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Michelangelo Buonarroti (1475-1564)

By: e ll e By Lynne Chandler t JusSmith and Britelle lla e r Ma

Š Lynne Chandler


When God created Michelangelo Buonarroti, a special purpose was planned for his life. God has a special purpose for all of us. Everyone is made so differently. Sometimes a person has many dreams and talents in life. Sometimes a person only has a few extra special gifts. We all discover our very own gifts as our lives unfold. Only we can shine the light that we have been given.

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Michelangelo was born on March 6, 1475, in a small village in Italy called Caprese. Caprese was in the countryside. Grape vineyards surrounded the village for as far as you could see. It was near the place where the Tiber River and the Arno River cross paths. Michelangelo’s family was well known in the area. His father was the mayor of Caprese and worked for the government his whole life.

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By the time Michelangelo was old enough to go to school, he wanted to learn about art. Michelangelo was still a boy when his parents sent him to live with a stonecutter’s family. These stonecutters would dig beautiful pieces of marble out of the hills in Italy. Many of these stones were used to build strong buildings and palaces. The very best pieces of marble were often used for sculpting.

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Michelangelo learned to love carving figures from marble blocks. He loved it even more than he loved painting, designing buildings and writing poetry, even though he was very good at all of them. He liked carving from marble blocks best because he felt like he was freeing a figure that was trapped in the stone. Michelangelo used to tell his friends that once marble is cut out of the mountain then it is no longer a mountain, it is like a river. It can flow and change its course as you carve it.

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When he was 12 years old, Michelangelo took painting lessons from Domenico Ghirlandaio, one of the most popular painters in Florence. After a few years he began to learn sculpture from Donatello. Donatello was a very famous sculptor. Lorenzo de Medici, the ruler of Florence, had started a small school for young artists. He invited Michelangelo to stay at his palace. Michelangelo learned a lot during these years.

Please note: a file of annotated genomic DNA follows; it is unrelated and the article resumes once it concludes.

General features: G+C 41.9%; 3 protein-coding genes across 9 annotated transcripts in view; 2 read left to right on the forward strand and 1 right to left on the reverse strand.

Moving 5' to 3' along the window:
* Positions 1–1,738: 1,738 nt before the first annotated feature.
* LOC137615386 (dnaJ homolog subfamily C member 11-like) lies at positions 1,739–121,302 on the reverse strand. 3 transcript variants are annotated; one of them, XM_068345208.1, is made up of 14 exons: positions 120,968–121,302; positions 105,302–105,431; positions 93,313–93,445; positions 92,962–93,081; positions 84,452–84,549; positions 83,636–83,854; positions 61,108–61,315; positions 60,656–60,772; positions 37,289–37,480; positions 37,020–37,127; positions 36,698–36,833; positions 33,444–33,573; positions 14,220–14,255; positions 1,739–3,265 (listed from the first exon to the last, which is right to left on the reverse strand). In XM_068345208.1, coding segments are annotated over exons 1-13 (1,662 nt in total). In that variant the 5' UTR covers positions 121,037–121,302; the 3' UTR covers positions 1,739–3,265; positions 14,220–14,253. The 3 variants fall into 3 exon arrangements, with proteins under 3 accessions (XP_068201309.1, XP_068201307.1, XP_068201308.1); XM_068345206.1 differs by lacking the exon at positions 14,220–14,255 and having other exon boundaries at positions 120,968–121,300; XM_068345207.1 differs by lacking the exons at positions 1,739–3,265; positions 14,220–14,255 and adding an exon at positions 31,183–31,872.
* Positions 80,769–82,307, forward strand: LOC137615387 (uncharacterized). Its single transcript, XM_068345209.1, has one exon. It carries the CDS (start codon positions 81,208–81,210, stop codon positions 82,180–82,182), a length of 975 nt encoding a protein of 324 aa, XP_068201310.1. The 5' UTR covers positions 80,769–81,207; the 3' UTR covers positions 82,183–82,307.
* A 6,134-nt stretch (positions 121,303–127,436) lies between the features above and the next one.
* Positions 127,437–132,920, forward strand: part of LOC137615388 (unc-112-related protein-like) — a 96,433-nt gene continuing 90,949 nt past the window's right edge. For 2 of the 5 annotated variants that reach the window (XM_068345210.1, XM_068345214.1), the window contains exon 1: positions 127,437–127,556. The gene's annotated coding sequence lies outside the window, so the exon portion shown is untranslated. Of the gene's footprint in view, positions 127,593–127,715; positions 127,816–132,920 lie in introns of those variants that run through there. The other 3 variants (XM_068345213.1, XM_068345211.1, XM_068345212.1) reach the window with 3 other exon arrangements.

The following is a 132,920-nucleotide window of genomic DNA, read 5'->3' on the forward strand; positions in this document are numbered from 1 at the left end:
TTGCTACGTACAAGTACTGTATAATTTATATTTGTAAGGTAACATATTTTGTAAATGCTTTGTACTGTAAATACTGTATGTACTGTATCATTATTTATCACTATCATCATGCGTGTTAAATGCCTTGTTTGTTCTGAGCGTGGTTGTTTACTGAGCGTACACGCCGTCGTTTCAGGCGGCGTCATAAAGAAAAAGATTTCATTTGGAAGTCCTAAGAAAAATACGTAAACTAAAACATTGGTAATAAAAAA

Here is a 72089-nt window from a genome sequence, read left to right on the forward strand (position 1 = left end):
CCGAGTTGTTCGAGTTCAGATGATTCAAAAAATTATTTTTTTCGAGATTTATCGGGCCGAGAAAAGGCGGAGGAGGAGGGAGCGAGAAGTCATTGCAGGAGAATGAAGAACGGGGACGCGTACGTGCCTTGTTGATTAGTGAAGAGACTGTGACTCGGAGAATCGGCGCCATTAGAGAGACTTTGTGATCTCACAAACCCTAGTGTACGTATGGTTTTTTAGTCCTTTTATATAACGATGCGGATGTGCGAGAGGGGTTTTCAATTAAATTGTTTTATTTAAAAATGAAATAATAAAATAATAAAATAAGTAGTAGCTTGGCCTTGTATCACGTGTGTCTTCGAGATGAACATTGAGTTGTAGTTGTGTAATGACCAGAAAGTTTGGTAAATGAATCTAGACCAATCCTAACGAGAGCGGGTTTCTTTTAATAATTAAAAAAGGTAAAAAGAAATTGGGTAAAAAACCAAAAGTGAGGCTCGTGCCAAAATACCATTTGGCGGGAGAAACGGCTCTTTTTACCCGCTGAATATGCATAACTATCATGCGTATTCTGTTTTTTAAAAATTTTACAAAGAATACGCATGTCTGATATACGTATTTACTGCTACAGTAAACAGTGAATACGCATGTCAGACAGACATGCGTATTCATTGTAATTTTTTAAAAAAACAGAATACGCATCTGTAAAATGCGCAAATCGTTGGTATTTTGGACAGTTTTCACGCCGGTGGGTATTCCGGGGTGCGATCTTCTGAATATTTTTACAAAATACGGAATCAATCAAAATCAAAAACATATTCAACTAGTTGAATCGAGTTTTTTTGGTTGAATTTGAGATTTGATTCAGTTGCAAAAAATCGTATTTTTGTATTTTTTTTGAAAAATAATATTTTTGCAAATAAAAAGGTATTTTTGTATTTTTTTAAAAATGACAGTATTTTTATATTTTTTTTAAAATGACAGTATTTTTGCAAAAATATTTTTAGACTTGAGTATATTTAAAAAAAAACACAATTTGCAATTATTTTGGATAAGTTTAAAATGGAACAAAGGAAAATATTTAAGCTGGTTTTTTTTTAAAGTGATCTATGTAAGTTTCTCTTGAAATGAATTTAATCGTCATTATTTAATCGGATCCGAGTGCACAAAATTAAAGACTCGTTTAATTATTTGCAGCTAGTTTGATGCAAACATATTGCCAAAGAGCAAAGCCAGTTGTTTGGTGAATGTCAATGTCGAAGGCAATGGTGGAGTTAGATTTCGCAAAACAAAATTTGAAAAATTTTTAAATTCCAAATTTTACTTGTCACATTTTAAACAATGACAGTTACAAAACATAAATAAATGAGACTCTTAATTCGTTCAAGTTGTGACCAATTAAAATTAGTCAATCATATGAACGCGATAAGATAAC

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In the year 1494, the Medici family lost power in Florence, and Lorenzo was no longer the ruler. So Michelangelo began traveling around Italy. He lived in Rome for five years. When he was 23, he carved one of his first very famous works of art. The piece is called the Pieta. A pieta is a sculpture of Mary holding Jesus after his death. This statue is now in St. Peter’s Church in Rome. It is very beautiful.

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After living in Rome, Michelangelo moved back to Florence for a few years. In Florence he met another artist named Leonardo Da Vinci. Leonardo painted the famous Last Supper.

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In 1501, Michelangelo began carving the figure of King David, from the Bible, out of a block of marble. Someone had started carving into this block 35 years earlier, but the person had never finished it. So, Michelangelo took up the challenge of carving the figure of David. The sculpture is over 14 feet tall.

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Michelangelo chose to carve David just before David went into battle against Goliath, the Philistine giant. When you look at this great work of art, you can see courage and strength. David holds a sling in his left hand and a pebble in his right hand. He is trusting God to help him. Michelangelo finished this masterpiece two and a half years later. The city of Florence put the

David outside in an important place for everyone to see. But air is not good for marble, so the David was moved inside to the Accademia Gallery. You can still visit it there today.

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In 1505, Pope Julius II asked Michelangelo if he would build a large tomb for him. Pope Julius II was the head of the Catholic Church. He wanted a tomb with many statues in his honor. It was very common for rich or famous people to have big tombs or chapels built for them before they were even dead.

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Michelangelo never finished building the pope’s tomb. But one sculpture that he did finish for the tomb became very famous. It was a sculpture of Moses. Michelangelo showed Moses holding the stone tablets that the Ten Commandments were written on. He carved Moses to show that Moses was thinking very hard about something.